Viburnum nudum

Winter viburnums

Add interest to beds and borders during winter with easy-to-grow viburnums.

A table displaying which months are best to sow, plant and harvest.
Jan Feb Mar Apr May Jun Jul Aug Sep Oct Nov Dec
Flowers
Flowers

Plant does flower in January

Plant does flower in February

Plant does flower in March

Plant does not flower in April

Plant does not flower in May

Plant does not flower in June

Plant does not flower in July

Plant does not flower in August

Plant does not flower in September

Plant does not flower in October

Plant does flower in November

Plant does flower in December

Fruits
Fruits

Plant does fruit in January

Plant does fruit in February

Plant does not fruit in March

Plant does not fruit in April

Plant does not fruit in May

Plant does not fruit in June

Plant does not fruit in July

Plant does not fruit in August

Plant does fruit in September

Plant does fruit in October

Plant does fruit in November

Plant does fruit in December

Winter shrubs have two main requirements: flowers and fragrance. They have to stand the worst the winter can throw at them, and if their foliage is attractive and evergreen or if their autumn berries hang on into winter, so much the better.

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Viburnums fit the bill and there is quite a choice. They fall into three distinct groups and it would be no bad thing if we had one plant from each. For fragrant flowers, the forms of twiggy and deciduous Viburnum x bodnantense stand out. The four or five varieties available are similar and you’ll be pleased with any named form. The pink buds open to scented white flowers at any time from November to March and occasionally all the way through.

Evergreens form another group and Viburnum tinus, one of the toughest shrubs known to gardeners, is a dependable winter essential. Viburnum tinus ‘Gwenllian’ bears flowers and berries at the same time, but Viburnum tinus ‘Spirit’ is neater in habit.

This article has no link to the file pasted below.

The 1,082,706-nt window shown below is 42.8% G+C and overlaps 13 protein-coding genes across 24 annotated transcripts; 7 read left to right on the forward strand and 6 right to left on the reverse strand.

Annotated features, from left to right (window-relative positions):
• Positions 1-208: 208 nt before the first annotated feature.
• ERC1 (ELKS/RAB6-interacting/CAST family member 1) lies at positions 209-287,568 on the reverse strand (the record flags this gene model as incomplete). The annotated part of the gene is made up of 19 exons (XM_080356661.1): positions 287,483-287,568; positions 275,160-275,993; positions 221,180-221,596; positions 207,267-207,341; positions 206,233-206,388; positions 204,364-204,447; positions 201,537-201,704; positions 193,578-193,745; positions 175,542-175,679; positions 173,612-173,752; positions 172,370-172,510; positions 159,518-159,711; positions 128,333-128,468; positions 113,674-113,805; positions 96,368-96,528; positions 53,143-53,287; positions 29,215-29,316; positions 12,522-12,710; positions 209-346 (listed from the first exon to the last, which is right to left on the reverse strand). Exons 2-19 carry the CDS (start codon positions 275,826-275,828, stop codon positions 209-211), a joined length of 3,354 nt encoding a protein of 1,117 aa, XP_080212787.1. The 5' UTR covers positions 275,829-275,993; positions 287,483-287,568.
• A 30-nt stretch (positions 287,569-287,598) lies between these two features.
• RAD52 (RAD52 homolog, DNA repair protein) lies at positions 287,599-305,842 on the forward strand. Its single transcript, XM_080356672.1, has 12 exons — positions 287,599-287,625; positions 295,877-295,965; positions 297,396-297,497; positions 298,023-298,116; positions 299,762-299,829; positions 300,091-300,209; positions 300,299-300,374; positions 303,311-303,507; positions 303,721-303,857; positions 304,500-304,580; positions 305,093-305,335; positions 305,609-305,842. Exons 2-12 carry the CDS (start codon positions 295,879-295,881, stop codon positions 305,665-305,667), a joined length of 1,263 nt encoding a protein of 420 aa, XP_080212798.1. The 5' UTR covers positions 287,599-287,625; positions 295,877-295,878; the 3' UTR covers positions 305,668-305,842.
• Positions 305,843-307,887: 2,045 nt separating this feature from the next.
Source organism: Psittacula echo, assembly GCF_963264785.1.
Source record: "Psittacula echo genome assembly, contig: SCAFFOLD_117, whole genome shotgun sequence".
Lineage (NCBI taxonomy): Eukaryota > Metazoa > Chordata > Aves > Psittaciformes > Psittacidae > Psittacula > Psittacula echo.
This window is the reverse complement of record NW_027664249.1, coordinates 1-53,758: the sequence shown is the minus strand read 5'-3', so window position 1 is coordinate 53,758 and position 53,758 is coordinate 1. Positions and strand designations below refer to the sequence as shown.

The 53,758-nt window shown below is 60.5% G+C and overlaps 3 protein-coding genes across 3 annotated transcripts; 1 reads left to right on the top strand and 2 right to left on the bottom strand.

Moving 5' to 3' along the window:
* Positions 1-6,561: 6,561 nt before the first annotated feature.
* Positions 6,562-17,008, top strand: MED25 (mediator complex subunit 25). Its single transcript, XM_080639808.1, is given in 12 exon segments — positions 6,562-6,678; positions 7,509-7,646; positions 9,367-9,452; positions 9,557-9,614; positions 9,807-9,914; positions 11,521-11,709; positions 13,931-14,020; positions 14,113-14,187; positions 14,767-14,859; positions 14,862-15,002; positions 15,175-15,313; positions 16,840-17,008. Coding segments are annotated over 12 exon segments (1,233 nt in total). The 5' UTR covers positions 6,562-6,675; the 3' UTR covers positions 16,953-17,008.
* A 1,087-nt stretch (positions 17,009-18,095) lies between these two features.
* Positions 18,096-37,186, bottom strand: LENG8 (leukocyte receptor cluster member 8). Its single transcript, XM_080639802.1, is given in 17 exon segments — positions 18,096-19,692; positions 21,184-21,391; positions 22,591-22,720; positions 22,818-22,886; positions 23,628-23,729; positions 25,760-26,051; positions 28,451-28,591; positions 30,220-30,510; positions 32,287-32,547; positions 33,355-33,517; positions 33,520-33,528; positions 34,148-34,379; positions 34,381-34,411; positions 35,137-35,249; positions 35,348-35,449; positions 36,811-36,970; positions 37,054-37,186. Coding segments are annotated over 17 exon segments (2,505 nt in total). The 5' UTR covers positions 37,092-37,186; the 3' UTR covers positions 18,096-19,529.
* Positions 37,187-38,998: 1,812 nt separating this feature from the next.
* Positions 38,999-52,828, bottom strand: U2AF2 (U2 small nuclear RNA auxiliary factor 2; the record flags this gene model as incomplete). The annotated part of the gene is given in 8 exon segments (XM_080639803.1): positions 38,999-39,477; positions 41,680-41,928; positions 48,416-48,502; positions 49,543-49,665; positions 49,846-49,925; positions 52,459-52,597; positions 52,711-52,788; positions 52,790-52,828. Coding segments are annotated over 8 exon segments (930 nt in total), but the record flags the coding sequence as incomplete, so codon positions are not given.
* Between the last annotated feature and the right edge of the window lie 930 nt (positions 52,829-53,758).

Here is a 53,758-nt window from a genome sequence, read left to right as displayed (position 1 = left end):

Varieties that hold their berries into winter make up the third group. They bring a different style and several colours, but you can never tell how long the berries will last before the birds finish them off.

Winter viburnums – quick facts

  • Position: best in full sun, but happy in a little dappled shade.
  • Hardiness: all are hardy, but deciduous flowering types are best shaded from winter morning sun.
  • Height x spread: 2-4m x 1.5-4m
  • Care: most soils are suitable, but avoid waterlogged and parched conditions, and prepare well, adding compost or soil improver. Pruning is usually unnecessary but, if their size needs reducing, make your cuts after flowering in early spring. Mulch with weed-free organic matter in autumn.

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Browse our list of the best winter viburnums, below.


Viburnum tinus Spirit (‘Anvi’)

Viburnum tinus 'Spirit'
Viburnum tinus ‘Spirit’

Viburnum tinus ‘Spirit’ bears pink buds that open to white flowers from October to March, followed by blue berries that turn black.
Height x spread: 2m x 2m


Viburnum opulus

Viburnum opulus
Viburnum opulus

Viburnum opulus bears white, summer lacecap flowers are followed by shining scarlet berries. Bright autumn colour.
H x S: 4m x 4m


Viburnum x bodnantense ‘Dawn’

Viburnum bodnantense 'Dawn'
Viburnum bodnantense ‘Dawn’

Viburnum x bodnantense ‘Dawn’ bears rounded clusters of rich pink buds open to flared, fragrant flowers from November to March.
H x S: 2.5m x 1.5m


Viburnum x bodnantense ‘Charles Lamont’

Viburnum x bodnantense ‘Charles Lamont’
Viburnum x bodnantense ‘Charles Lamont’

Viburnum x bodnantense ‘Charles Lamont’ is a prolific grower, with bright pink flowers to cut and bring indoors.
H x S: 2.5m x 1.5m


Viburnum nudum

Viburnum nudum
Viburnum nudum
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Viburnum nudum has greenish-white summer flowers, which are followed by pink berries that mature to a deep bluish-purple.
H x S: 2m x 2m